If you are going to tell me that markets trust how Bernanke is going to manage this going forward, I am going to tell you that you are probably already hammered. It’s always 5 o’clock on a Friday somewhere.


When markets don’t trust something, the forward curve of implied volatility starts to rise. When they really don’t trust something, that volatility rises at a faster rate. It’s called convexity.


In terms of implied volatility in everything that was already crashing (Gold, Treasuries, Emerging Markets, etc), that concept has been pretty straightforward for going on 6 months now. For US Equities, it’s relatively new.


Here are front-month US Equity Volatility’s (VIX) TRADEs and TRENDs:

  1. Week-to-date, the VIX = +19.4%
  2. Month-over-month, the VIX = +57.2%
  3. In the last 3 months, the VIX = +61.6%

In other words, as US consumption, employment, and housing #GrowthAccelerated in the last 3 months, US Equity market expectations went right squirrel. How screwed up is that?


It makes sense though. We have a US Federal Reserve that is A) horrendous in terms of forecasting and B) compromised and conflicted in terms of timing its “communications.” Bernanke made his legacy bed – now we all have to sleep in it.


Another way to think about US growth expectations is bond yields – they love growth:

  1. Week-to-date UST 10yr Yield = +29 basis points to 2.42%
  2. Month-over-month UST 10yr Yield = +45 basis points
  3. In the last 6 months, UST 10yr Yield = +62 basis points

In other words, 10yr Yields ripping yesterday wasn’t new – they’ve been making higher-lows and higher-highs since the November 2012 all-time low. In the last 6 months, 10yr US Treasury Yields are up +35%!


Captain Keynesian is going to say, whoa, whoa, on that Mucker – you are using % moves instead of absolutes. Ah yes, professors, and that’s the precisely the point. Right back at ya – you created an expectation of an absolute zero bound that was reckless and un-precedented.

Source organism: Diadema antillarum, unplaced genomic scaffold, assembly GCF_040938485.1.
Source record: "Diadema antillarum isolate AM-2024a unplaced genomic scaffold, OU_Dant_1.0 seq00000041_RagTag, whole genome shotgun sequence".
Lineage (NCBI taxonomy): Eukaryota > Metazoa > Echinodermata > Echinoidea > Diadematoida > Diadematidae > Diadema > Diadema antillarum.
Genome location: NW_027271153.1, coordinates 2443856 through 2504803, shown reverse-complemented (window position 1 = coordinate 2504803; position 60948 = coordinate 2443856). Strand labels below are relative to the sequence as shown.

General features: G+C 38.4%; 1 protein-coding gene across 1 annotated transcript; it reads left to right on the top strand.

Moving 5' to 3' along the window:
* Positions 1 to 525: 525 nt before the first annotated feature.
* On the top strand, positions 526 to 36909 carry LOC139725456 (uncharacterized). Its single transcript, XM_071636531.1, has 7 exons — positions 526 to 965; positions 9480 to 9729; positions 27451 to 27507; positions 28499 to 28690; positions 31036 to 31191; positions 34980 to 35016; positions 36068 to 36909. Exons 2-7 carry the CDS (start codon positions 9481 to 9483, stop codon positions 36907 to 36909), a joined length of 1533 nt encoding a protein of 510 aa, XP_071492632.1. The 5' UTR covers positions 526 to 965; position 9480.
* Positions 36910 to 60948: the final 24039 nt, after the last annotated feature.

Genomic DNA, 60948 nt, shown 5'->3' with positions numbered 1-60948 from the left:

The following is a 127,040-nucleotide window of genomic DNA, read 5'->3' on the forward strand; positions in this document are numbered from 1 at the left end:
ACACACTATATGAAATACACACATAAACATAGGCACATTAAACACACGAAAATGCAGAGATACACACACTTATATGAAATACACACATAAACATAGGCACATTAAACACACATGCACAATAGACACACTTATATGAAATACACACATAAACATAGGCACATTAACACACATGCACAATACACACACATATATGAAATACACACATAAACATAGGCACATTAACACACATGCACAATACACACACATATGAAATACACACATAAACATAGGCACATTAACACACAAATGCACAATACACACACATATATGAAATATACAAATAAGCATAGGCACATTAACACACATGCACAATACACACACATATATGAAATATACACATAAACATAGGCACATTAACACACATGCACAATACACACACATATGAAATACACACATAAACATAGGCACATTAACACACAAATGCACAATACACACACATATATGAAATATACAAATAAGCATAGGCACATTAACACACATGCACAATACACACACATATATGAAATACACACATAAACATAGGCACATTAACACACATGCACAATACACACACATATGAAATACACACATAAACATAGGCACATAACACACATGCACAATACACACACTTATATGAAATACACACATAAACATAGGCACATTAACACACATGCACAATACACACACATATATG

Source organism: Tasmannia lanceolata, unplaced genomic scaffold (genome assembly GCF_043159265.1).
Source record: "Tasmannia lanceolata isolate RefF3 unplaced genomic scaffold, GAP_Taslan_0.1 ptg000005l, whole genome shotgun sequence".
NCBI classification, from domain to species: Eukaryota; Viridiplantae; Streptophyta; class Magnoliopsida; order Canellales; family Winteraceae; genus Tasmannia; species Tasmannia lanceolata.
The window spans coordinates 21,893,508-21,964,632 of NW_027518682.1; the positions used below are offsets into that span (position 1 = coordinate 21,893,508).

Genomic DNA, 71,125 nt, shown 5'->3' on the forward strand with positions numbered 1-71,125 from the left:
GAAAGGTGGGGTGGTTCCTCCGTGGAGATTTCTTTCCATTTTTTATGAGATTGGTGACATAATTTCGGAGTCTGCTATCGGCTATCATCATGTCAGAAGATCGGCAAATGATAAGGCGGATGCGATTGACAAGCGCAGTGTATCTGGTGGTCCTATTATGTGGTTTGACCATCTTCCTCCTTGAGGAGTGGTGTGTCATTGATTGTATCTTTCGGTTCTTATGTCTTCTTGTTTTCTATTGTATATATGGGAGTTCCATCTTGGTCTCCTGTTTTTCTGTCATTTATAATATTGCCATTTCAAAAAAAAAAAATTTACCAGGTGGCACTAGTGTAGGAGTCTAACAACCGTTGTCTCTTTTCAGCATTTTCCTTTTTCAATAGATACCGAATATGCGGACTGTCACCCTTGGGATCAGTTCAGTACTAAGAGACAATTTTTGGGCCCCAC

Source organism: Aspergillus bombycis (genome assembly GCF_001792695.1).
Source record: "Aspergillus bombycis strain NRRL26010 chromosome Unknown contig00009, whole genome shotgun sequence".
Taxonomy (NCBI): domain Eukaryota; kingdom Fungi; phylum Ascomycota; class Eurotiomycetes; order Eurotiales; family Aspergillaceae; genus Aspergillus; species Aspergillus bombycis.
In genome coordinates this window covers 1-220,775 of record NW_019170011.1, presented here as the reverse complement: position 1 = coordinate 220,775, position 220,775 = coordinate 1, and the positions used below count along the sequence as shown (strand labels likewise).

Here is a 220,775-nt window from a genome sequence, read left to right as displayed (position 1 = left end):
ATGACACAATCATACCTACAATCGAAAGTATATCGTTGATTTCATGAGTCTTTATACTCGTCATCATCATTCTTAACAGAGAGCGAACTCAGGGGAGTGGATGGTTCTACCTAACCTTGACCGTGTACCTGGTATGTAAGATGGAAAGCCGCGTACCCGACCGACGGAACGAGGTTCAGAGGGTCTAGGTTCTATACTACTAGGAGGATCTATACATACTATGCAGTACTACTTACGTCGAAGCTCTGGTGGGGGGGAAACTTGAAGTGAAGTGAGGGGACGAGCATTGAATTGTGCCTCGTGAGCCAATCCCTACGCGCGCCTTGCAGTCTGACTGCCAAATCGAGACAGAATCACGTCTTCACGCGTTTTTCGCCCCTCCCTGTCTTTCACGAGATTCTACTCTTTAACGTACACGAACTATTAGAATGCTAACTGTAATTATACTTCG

What else has been front-running Bernanke’s Blind Trust of 0% rates to infinity-and-beyond? Gold:

  1. Week-to-date Gold = -7.7%! to $1280/oz
  2. YTD Gold = -23.9% #crashing
  3. In the last 6 months, Gold = -22.5% #crashing

Gold hates growth and gold loved Bernanke’s anti-consumption growth Policies To Inflate. Period.


Now, to be fair to the community who trades on Washington “consultant” whispers, if you do have a Hilsy rumor in your back pocket this morning, the first thing you’d probably do with that is buy Gold, lever yourself up with some Oil futures, and short Treasuries.


Isn’t that just great for America!


The sad reality is that Americans don’t trust Bernanke’s Fed as far as they can throw Cramer or his buddy’s gnome. The American zeitgeist of distrust in politically driven institutions reaches far beyond the IRS. It’s in your mind each and every market day.


The best thing President Obama can do is say goodbye to Ben S. Bernanke’s concepts of “innovation and communication.” Unless you are all interested in scaling back up the bond-buying Waterfall, ripping a VIX 30 handle, and doing yesterday over and over and over again, that is.


Our immediate-term Risk Ranges for Gold, Oil (Brent), US Dollar, USD/YEN, UST 10yr Yield, VIX, and the SP500 are now $1, $100.80-103.96, $81.11-82.19, 96.18-97.92, 2.24-2.46%, 17.25-21.56, and 1, respectively.